Can well-known TB vaccine increase resistance to coronavirus?

Clinical trials start in four countries

Researchers in four countries will soon start a clinical trial of an unorthodox approach to the new coronavirus, Jop de Vrieze, a science journalist in Amsterdam, wrote to Science Magazine this week. They will test whether a century-old vaccine against tuberculosis (TB), a bacterial disease, can rev up the human immune system in a broad way, allowing it to better fight the virus that causes coronavirus disease 2019 and, perhaps, prevent infection with it altogether.

The studies will be done in physicians and nurses, who are at higher risk of becoming infected with the respiratory disease than the general population, and in the elderly, who are at higher risk of serious illness if they become infected. A team in the Netherlands will kick off the first of the trials. They will recruit 1000 health care workers in eight Dutch hospitals who will either receive the vaccine, called bacillus Calmette-Guerin (BCG), or a placebo. BCG contains a live, weakened strain of Mycobacterium bovis, a cousin of M. tuberculosis, the microbe that causes TB. (The vaccine is named after French microbiologists Albert Calmette and Camille Guerin, who developed it in the early 20th century.) The vaccine is given to children in their first year of life in most countries of the world, and is safe and cheap—but far from perfect: It prevents about 60% of TB cases in children on average, with large differences between countries.

Vaccines generally raise immune responses specific to a targeted pathogen, such as antibodies that bind and neutralize one type of virus but not others. But BCG may also increase the ability of the immune system to fight off pathogens other than the TB bacterium, according to clinical and observational studies published over several decades by Danish researchers Peter Aaby and Christine Stabell Benn, who live and work in Guinea-Bissau. They concluded the vaccine prevents about 30% of infections with any known pathogen, including viruses, in the first year after it’s given. The studies published in this field have been criticized for their methodology, however; a 2014 review ordered by the World Health Organization concluded that BCG appeared to lower overall mortality in children, but rated confidence in the findings as “very low.” A 2016 review was a bit more positive about BCG’s potential benefits but said randomized trials were needed.

Since then, the clinical evidence has strengthened and several groups have made important steps investigating how BCG may generally boost the immune system. Mihai Netea, an infectious disease specialist at Radboud University Medical Center, discovered that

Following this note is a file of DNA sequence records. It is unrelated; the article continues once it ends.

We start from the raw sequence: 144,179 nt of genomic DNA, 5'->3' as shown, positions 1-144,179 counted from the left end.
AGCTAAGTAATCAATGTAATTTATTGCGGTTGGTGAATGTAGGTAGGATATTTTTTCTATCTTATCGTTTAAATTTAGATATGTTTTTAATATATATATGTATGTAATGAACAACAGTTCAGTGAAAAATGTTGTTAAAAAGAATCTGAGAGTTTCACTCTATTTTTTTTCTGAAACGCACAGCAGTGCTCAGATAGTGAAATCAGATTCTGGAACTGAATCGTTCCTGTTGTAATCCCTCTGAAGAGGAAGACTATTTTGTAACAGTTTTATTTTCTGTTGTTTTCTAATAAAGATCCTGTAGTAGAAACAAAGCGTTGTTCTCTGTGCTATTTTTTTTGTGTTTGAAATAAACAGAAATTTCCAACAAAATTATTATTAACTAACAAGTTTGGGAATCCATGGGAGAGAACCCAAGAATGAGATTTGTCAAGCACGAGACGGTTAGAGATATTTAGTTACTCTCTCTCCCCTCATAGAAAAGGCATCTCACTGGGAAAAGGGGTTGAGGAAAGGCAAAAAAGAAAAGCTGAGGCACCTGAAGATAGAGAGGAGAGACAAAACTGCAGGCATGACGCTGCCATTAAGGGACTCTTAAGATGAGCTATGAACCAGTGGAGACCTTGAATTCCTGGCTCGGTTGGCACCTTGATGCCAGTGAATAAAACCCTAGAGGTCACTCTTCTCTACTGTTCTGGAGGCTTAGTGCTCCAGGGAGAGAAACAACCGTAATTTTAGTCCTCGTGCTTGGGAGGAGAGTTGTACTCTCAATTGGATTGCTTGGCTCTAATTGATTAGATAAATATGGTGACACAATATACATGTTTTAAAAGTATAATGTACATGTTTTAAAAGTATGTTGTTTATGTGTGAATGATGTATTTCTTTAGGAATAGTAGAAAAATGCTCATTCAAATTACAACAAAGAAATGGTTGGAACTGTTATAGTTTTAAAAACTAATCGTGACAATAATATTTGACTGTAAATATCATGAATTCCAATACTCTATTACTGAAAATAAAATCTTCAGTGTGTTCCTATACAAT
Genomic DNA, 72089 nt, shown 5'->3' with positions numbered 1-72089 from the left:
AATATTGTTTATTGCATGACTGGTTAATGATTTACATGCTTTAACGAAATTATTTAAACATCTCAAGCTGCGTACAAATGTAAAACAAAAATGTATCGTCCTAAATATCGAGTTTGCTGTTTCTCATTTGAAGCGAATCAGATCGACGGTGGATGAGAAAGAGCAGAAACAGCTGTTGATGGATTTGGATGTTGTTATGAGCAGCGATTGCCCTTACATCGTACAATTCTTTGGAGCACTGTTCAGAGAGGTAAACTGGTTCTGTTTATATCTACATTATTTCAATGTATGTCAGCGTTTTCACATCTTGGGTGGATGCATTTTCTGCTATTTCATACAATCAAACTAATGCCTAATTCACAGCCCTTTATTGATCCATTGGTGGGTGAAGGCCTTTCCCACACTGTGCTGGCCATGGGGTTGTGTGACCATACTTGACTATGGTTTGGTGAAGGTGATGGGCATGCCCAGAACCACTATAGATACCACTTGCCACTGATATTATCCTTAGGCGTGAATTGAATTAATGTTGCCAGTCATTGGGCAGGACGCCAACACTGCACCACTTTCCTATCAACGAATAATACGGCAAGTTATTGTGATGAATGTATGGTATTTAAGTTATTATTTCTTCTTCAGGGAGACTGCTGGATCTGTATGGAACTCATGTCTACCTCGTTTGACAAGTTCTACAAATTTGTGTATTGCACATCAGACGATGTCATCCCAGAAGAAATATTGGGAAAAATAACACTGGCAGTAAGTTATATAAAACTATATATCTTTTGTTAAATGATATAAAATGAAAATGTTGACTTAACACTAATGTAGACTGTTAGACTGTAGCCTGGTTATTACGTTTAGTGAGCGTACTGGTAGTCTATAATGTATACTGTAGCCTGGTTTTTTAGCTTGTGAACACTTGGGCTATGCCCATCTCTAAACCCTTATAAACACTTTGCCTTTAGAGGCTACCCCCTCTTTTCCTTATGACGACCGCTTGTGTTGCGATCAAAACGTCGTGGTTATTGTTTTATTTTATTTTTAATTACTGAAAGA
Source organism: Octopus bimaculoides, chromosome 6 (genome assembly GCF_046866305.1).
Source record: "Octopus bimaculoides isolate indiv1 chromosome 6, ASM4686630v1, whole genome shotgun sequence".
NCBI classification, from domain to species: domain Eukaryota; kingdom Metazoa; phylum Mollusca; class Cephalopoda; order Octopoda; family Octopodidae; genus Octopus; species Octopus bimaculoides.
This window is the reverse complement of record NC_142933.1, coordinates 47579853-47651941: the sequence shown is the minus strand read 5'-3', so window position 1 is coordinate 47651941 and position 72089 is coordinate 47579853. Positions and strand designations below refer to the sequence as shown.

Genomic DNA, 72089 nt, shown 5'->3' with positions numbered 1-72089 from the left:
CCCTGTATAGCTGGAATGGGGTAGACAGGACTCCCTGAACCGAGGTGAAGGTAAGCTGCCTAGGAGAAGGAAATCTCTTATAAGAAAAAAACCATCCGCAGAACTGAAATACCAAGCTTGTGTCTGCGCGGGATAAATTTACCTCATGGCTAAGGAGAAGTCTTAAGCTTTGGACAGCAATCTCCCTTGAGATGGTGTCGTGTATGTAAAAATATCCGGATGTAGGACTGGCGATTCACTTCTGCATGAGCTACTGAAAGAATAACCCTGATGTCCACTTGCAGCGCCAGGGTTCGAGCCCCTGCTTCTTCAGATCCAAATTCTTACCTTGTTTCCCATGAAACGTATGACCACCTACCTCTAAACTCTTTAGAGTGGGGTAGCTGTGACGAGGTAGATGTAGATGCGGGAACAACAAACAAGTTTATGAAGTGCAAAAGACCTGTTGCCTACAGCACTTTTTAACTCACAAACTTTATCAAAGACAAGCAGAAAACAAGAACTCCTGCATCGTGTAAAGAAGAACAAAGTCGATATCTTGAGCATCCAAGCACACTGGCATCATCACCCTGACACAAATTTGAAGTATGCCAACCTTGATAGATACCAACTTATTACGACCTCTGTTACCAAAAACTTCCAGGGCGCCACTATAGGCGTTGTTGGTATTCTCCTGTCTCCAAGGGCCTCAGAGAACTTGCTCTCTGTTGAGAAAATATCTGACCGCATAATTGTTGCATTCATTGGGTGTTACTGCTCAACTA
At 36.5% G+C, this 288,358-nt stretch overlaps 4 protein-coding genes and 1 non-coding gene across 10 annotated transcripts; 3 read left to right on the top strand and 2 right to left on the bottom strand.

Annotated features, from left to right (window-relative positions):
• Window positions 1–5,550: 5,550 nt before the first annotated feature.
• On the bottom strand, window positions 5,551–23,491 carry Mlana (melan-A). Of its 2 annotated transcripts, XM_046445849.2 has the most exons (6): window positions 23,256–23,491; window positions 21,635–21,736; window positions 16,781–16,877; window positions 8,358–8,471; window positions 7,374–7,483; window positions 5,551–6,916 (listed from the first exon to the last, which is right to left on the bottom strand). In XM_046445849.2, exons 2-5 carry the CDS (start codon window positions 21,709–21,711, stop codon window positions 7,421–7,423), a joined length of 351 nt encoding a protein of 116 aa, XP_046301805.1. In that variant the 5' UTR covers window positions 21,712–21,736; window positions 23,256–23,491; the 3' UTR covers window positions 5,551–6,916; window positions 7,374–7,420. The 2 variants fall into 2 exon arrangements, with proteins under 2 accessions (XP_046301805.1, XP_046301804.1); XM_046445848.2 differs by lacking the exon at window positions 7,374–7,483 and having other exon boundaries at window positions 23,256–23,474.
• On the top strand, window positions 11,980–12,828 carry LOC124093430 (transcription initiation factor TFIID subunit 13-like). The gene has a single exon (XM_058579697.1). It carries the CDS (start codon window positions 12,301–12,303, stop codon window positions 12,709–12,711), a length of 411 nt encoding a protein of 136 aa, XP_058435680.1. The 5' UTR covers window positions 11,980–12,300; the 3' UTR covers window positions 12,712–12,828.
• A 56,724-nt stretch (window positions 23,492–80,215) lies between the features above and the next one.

BCG vaccination protects against experimental infection with a weakened form of the yellow fever virus, which is used as a vaccine. Together with Evangelos Giamarellos from the University of Athens, Netea has set up a study in Greece to see whether BCG can increase resistance to infections overall in elderly people. He is planning to start a similar study in the Netherlands soon. The trial was designed before the new coronavirus emerged, but the pandemic may reveal BCG’s broad effects more clearly, Netea says.

A research group at the University of Melbourne is setting up a BCG study among health care workers. Another research group at the University of Exeter will do a similar study in the elderly. And a team at the Max Planck Institute for Infection Biology last week announced that,inspired by Netea’s work, it will embark on a similar trial in elderly people and health workers with VPM1002, a genetically modified version of BCG that has not yet been approved for use against TB.

Eleanor Fish, an immunologist at the University of Toronto, says the vaccine probably won’t eliminate infections with the new coronavirus completely, but is likely to dampen its impact on individuals.

Annie Sparrow, an assistant professor of population health science and policy at Icahn School of Medicine at Mount Sinai in New York told Foreign Policy that several studies in other contexts show that BCG primes the immune system to respond better to infections of various sorts, not just TB. Two studies in adults (one in patients aged 60 to 75) showed that BCG reduces respiratory infections by 70 to 80%. Two more reported a 15 to 40% lower risk of respiratory infections in vaccinated children. Another showed that, when given to infants in countries with severe health challenges and combined with a revived immunization scheme, BCG cut deaths from all causes by just under a third. However, some studies suggest that this protective effect lasts only until an inactivated vaccine (such as an influenza vaccine) is later given.

Even if BCG vaccines were given only to health workers, we might substantially reduce the risks they face and lessen the risk of our hospitals and health systems collapsing, Sparrow said. If effective, it could also be rapidly given to other particularly vulnerable people such as the elderly. It could be especially useful in countries that have weak health care systems and would quickly be overwhelmed by a large outbreak. And the vaccine is cheap, safe, and, most important, immediately available for testing.

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